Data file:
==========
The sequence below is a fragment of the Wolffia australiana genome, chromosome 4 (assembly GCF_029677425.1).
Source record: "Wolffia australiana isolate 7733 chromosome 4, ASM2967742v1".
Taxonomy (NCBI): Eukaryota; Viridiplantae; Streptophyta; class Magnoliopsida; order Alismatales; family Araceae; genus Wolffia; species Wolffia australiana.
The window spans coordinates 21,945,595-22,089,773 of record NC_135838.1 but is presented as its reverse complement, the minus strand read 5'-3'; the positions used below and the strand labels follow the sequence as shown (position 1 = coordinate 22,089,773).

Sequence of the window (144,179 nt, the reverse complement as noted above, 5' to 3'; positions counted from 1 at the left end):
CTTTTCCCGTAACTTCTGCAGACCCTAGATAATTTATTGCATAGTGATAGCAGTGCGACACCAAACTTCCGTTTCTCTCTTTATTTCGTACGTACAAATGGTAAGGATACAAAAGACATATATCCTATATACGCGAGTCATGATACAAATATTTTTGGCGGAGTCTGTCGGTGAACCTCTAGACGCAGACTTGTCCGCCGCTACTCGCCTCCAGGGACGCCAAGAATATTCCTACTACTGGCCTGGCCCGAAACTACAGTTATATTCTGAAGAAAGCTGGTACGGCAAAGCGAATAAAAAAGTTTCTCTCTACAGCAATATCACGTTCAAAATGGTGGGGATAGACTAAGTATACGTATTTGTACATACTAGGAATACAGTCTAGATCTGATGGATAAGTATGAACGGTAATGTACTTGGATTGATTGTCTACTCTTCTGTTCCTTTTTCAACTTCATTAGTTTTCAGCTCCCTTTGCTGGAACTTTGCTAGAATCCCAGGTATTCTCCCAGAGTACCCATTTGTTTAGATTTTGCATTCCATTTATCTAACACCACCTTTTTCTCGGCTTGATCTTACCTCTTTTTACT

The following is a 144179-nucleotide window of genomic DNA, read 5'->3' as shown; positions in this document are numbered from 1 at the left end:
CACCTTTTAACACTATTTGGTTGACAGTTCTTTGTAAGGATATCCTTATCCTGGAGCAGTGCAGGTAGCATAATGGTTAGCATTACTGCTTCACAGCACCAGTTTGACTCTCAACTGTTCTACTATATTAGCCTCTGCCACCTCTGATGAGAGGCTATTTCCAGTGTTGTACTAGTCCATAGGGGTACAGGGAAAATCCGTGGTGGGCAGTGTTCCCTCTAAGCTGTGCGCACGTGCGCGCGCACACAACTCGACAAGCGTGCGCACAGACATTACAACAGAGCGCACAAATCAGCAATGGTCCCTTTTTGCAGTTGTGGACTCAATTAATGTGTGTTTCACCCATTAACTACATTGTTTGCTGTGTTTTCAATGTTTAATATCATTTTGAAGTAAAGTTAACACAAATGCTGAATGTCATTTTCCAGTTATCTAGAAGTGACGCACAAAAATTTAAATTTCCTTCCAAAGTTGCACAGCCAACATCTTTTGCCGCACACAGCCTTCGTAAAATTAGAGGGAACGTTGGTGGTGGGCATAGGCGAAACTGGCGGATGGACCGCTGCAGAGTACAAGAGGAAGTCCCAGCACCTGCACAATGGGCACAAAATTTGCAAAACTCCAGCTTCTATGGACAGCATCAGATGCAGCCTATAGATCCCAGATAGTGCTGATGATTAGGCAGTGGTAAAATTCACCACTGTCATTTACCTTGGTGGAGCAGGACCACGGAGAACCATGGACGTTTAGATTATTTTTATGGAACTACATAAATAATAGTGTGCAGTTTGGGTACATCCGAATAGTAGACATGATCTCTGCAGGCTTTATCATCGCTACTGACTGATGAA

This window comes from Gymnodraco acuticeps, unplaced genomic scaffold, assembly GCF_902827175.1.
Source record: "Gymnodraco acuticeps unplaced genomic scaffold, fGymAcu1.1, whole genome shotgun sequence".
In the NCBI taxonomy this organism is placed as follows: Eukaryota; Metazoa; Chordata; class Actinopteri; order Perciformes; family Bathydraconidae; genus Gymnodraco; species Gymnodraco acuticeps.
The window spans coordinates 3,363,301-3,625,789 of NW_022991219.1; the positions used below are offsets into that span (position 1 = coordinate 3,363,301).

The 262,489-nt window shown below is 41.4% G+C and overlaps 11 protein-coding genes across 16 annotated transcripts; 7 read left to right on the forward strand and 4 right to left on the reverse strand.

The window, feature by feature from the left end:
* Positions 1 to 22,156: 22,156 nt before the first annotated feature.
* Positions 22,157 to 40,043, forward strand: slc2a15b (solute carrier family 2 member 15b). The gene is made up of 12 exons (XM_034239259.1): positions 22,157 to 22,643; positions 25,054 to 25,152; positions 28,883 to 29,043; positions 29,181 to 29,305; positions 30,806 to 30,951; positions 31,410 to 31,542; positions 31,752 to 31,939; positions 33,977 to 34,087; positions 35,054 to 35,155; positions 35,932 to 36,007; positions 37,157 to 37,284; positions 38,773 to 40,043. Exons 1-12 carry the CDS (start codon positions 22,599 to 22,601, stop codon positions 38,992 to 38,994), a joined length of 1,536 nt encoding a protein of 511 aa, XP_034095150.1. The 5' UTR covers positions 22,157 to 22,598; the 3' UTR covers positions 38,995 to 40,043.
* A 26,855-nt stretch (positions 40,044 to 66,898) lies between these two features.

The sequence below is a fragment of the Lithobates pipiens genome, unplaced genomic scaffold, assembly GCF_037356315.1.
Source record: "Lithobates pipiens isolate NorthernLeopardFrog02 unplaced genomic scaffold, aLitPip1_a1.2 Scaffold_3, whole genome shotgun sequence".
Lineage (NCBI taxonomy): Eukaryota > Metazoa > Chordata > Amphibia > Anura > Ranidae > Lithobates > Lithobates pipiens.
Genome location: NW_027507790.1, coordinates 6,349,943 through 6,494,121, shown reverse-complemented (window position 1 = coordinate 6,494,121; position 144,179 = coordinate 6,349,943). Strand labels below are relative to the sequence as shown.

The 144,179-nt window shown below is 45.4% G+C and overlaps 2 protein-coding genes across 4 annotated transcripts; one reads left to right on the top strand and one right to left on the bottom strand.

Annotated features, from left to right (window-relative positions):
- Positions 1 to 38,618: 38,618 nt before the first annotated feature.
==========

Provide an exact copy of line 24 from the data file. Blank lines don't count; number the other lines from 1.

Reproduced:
- Positions 1 to 38,618: 38,618 nt before the first annotated feature.